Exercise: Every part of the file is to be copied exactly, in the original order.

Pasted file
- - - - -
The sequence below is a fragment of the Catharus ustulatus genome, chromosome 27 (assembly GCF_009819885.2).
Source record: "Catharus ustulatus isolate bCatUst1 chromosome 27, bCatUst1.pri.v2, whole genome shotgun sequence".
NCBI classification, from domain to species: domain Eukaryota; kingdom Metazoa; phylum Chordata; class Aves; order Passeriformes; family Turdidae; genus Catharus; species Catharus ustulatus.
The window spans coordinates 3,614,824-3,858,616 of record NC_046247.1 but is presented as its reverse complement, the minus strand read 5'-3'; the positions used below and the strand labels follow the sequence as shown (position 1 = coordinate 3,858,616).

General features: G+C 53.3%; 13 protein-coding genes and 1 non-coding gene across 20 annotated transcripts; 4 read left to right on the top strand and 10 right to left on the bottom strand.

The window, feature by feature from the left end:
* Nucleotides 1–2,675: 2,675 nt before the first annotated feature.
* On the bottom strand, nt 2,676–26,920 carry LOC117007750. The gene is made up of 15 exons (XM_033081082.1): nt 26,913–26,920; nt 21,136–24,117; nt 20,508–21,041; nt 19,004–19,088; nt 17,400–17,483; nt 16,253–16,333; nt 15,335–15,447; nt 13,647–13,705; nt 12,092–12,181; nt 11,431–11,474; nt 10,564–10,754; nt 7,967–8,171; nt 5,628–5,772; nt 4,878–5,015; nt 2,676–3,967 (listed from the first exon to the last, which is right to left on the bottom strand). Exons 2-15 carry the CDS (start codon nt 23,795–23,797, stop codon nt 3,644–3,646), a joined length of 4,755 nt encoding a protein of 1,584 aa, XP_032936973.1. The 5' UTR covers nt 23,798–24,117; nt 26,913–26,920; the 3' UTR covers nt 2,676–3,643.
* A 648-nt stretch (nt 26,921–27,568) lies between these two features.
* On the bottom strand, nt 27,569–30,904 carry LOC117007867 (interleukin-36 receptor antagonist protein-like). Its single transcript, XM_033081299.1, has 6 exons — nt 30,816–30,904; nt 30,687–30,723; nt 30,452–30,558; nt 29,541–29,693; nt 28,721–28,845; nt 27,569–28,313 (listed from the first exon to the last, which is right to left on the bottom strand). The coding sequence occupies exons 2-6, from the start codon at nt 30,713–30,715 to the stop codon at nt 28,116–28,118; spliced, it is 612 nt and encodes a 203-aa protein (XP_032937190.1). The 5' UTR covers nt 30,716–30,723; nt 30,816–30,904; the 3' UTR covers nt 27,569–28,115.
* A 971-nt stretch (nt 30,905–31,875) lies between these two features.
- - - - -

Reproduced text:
The sequence below is a fragment of the Catharus ustulatus genome, chromosome 27 (assembly GCF_009819885.2).
Source record: "Catharus ustulatus isolate bCatUst1 chromosome 27, bCatUst1.pri.v2, whole genome shotgun sequence".
NCBI classification, from domain to species: domain Eukaryota; kingdom Metazoa; phylum Chordata; class Aves; order Passeriformes; family Turdidae; genus Catharus; species Catharus ustulatus.
The window spans coordinates 3,614,824-3,858,616 of record NC_046247.1 but is presented as its reverse complement, the minus strand read 5'-3'; the positions used below and the strand labels follow the sequence as shown (position 1 = coordinate 3,858,616).

General features: G+C 53.3%; 13 protein-coding genes and 1 non-coding gene across 20 annotated transcripts; 4 read left to right on the top strand and 10 right to left on the bottom strand.

The window, feature by feature from the left end:
* Nucleotides 1–2,675: 2,675 nt before the first annotated feature.
* On the bottom strand, nt 2,676–26,920 carry LOC117007750. The gene is made up of 15 exons (XM_033081082.1): nt 26,913–26,920; nt 21,136–24,117; nt 20,508–21,041; nt 19,004–19,088; nt 17,400–17,483; nt 16,253–16,333; nt 15,335–15,447; nt 13,647–13,705; nt 12,092–12,181; nt 11,431–11,474; nt 10,564–10,754; nt 7,967–8,171; nt 5,628–5,772; nt 4,878–5,015; nt 2,676–3,967 (listed from the first exon to the last, which is right to left on the bottom strand). Exons 2-15 carry the CDS (start codon nt 23,795–23,797, stop codon nt 3,644–3,646), a joined length of 4,755 nt encoding a protein of 1,584 aa, XP_032936973.1. The 5' UTR covers nt 23,798–24,117; nt 26,913–26,920; the 3' UTR covers nt 2,676–3,643.
* A 648-nt stretch (nt 26,921–27,568) lies between these two features.
* On the bottom strand, nt 27,569–30,904 carry LOC117007867 (interleukin-36 receptor antagonist protein-like). Its single transcript, XM_033081299.1, has 6 exons — nt 30,816–30,904; nt 30,687–30,723; nt 30,452–30,558; nt 29,541–29,693; nt 28,721–28,845; nt 27,569–28,313 (listed from the first exon to the last, which is right to left on the bottom strand). The coding sequence occupies exons 2-6, from the start codon at nt 30,713–30,715 to the stop codon at nt 28,116–28,118; spliced, it is 612 nt and encodes a 203-aa protein (XP_032937190.1). The 5' UTR covers nt 30,716–30,723; nt 30,816–30,904; the 3' UTR covers nt 27,569–28,115.
* A 971-nt stretch (nt 30,905–31,875) lies between these two features.